Jeff Green | Jun 25, 2009
Back to HomeFeature Article - June 25, 2009 Strawberry Moon Festival – Teaching from the heartBy Chava Field-Green
Rose Moses sharing a porcupine quill box with students from LOLPS
There are only a few things that are more adorable than a giant circle of kindergarteners, but a giant circle of kindergartners howling like wolves or growling like bears is one of them. Everyone who was in attendance at the Strawberry Moon festival at St. James Major Church Hall last Wednesday can attest to that.
Kindergarten classes from Land O’Lakes, Prince Charles, Hinchinbrooke, and Sharbot Lake Public Schools, as well as students from St. James Catholic elementary gathered together for a festival that was the culmination of the Storytelling Circle for the year.
The morning started off with the Sister’s of the Drum performing in the middle of the circle. Among the songs they performed was “Heart berry the strawberry, teach me how to forgive”. In keeping with that theme, Danka Brewer presented a story of forgiveness that ended when two brothers realized how much they loved each other upon finding heart shaped berries, strawberries.
The Storytelling Circle in primary classes is a project that was developed and is run by Marcy Webster, Aboriginal Coordinator for the Ontario Early Years Centre in Sharbot Lake, She visits Kindergarten classes and shares her Algonquin heritage, awareness, language and stories.
The program is funded in part by the United Church of Canada Bay of Quinte Mission but mostly by a joint grant from the Limestone District School Board and the Algonquin and Lakeshore Catholic District School Board. Madeleine Tarasick played a large role in writing the proposal.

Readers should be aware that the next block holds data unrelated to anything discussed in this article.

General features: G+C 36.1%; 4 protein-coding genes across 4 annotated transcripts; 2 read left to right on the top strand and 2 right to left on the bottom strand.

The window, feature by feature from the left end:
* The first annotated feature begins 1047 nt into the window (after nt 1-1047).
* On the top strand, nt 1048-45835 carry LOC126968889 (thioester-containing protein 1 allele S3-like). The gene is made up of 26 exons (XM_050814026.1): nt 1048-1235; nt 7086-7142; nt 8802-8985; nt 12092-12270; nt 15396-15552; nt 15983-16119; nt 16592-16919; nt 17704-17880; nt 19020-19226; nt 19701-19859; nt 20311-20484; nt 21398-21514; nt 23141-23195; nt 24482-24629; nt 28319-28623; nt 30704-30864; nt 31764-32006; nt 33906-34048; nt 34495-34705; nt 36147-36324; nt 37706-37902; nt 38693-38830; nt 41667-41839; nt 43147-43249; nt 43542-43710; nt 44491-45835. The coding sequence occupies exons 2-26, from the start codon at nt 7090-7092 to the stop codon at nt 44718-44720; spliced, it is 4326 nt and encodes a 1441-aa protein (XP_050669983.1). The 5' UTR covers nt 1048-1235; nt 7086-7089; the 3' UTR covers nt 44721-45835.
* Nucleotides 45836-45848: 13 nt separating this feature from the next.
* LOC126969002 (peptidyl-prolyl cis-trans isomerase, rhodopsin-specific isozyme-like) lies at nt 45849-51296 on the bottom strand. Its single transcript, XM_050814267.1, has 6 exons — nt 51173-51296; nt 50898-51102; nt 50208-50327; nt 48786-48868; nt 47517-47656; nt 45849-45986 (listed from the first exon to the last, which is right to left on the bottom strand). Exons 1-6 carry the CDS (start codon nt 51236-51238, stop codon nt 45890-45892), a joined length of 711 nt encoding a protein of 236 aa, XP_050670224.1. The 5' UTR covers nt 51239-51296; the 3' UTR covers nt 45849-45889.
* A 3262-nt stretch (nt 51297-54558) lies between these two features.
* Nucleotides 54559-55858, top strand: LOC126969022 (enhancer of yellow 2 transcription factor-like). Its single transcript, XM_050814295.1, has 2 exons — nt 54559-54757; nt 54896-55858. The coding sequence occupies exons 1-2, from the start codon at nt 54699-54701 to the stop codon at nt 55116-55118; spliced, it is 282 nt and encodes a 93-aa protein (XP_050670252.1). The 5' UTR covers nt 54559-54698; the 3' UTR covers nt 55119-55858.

“The program is great not only for children of aboriginal descent but for all children. We’re starting at the beginning stages to create strong communities together. Helping families to self identify themselves and introducing exiting culture and traditions.” Tarasick said. “This would not have been possible if not or the Early Years Centre replacing Marci on the days that she visits the schools”.
After Danka finished her story, the children broke into three groups, with each child making a talking feather,
“…no not a feather that talks” Marcy said, “when first nations people gather in a group, it gets loud. We hold a talking feather, so that everyone will listen and respect the speaker”.
At another station, OPP officer Paige Whiting read Joseph Bruchak’s book “First Strawberry – a Cherokee story”, and then each child was given a delicious strawberry.
Rose Moses was at the third station where she showed each group a variety of handmade first nations artifacts, tools, and toys.
Back in the big circle, each class performed a presentation and thanked Marcy for coming in and teaching them.
But Marcy said she gets almost as much out of it as the kids.
“I like seeing the children identify with the stories I tell. They know that I’m aboriginal and sometimes they say, ‘oh I am too’. They’re just like sponges, they can remember every word I’ve taught them. It’s really rewarding”.
A proposal is in the works to continue the program next year, and Marcy has suggested that the program be extended up to Clarendon Central Public School as well.
After one year of “Marcy Days” as the children call it, she hopes the Storytelling Circle will continue to teach children across the county about the history and tradition of the community’s ancestors and diversity.
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